so I am on to book 3 of my recent purchases from the Anabaptist store in New South Wales, and really enjoying all of them!
 
 
Still working on my cardigan...
back and one sleeve finished



And here are some photos from a colourful sunrise earlier this week...
 
 
 
 
 
 
I think that has just about got you caught up. 
 
Now, to take the cake out of the oven and try a piece :)

xx

Sunday, March 15, 2020

Weekend Words

Small Beginnings - Matthew 25: 14 - 29

When I was asked to begin working on what would possibly become this devotional book, I felt some sneaking sympathy for the servant who buried his talent.  The task looked too big.  It would be far easier to decline the offer.

The parable of the master with the three servants and the talents he gave them always makes me wonder.  There are so many questions.  For instance, why did the servant who buried his talent think that was the easiest route?  Was it indolence, or something more complicated?  And the faithful servants who worked hard and doubled their talents: How did they feel the first day after their master left?  Eager to begin proving they were capable of this task?  Or overwhelmed by the responsibility that was now theirs?

We aren't told how long the master was gone on his journey.  But if he was travelling into a far country, it's probably safe to assume he was gone for quite a few years.

I imagine the faithful servants didn't significantly increase their master's goods the first day.  Likely not even the first month.  But I believe daily they worked faithfully at that which needed to be done that day.  No doubt it took a long time and a lot of work to turn five talents into ten.  It took just as long and just as much work to change two into four.  Yet the amount they started with and the amount they ended with was not as important as what they did with it.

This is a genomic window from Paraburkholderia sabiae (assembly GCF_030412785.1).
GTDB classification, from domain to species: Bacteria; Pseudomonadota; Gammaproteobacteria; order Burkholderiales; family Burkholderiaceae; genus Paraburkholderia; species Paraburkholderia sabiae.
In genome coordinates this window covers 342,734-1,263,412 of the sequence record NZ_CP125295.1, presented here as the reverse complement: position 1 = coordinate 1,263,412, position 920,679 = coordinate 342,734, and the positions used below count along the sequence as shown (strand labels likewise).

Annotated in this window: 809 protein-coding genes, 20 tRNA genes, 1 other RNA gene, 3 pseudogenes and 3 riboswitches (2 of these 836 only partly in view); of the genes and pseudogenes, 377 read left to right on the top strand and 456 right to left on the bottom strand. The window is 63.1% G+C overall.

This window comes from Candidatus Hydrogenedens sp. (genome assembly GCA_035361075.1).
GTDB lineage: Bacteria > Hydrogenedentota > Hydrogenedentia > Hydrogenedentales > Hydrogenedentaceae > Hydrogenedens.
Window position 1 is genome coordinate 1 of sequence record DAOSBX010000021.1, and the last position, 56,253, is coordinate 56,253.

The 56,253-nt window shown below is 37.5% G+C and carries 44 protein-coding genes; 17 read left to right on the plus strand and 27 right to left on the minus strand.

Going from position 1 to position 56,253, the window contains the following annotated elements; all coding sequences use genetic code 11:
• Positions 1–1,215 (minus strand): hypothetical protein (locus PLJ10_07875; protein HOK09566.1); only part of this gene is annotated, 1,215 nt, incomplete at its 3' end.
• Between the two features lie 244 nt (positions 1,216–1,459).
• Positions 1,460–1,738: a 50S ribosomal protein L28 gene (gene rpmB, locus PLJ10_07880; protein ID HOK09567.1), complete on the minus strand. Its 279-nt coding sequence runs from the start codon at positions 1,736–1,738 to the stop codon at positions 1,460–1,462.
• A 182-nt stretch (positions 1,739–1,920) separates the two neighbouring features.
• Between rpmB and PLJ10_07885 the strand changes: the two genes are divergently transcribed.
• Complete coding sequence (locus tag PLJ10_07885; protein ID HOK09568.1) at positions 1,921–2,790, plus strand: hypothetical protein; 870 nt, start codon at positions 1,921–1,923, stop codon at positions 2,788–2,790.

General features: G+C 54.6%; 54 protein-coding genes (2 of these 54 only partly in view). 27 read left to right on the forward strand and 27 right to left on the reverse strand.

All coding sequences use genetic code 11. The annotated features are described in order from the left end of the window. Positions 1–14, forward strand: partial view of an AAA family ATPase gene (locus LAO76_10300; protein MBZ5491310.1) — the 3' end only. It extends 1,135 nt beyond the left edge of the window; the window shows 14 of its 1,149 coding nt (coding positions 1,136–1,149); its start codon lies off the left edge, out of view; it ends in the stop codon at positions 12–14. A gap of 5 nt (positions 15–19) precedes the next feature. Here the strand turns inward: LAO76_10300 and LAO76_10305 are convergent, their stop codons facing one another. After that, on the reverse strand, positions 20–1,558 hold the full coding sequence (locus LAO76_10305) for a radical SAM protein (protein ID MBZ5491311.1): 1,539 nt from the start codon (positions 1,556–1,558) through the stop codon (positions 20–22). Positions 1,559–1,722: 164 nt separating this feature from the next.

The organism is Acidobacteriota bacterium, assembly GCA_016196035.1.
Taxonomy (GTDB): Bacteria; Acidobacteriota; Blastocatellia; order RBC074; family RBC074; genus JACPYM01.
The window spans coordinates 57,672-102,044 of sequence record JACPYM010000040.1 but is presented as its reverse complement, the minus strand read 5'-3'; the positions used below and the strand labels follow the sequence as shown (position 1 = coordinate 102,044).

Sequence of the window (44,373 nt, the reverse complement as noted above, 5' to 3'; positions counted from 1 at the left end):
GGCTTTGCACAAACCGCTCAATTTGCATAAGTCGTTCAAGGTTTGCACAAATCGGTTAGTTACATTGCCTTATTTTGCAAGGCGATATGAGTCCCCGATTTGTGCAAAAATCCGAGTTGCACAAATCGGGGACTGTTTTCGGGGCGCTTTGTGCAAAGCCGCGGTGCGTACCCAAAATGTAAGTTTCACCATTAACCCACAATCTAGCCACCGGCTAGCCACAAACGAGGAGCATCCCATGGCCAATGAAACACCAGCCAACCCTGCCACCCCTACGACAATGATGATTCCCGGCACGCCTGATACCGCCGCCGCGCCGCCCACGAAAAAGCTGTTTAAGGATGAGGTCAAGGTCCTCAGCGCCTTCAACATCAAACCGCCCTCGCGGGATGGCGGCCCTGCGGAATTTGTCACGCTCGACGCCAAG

When their master returned, he was pleased for two reasons.  They had been willing to work with what he had given them, and they faithfully took care of it for him to claim when he returned. 

The servant who was so harshly denounced and stripped of all he had was the one who refused to use even that small bit which he had.  Did he ever begin?  Did he start but find the work hard, and give up because it wasn't easy?  How did he spend that long time while his master was gone?  Was it in idleness, wickedness, or merely self-indulgence?  The only thing we really know is that he gave up.  He had nothing to show for his efforts when the master returned.

When faced with a daunting task, I remember that man.  If the work is great and I can make only a small beginning, even that is better than not doing anything at all.  Tomorrow I will add a little more to that.  And the next day a bit more.  And the next day...

Prayer: When the load appears too large for me, Lord, remind me to focus on one small step first.  And remind me too that you are beside me to help carry the burden you've laid upon me.

 (from Water My Soul - Darla Weaver)


*********************************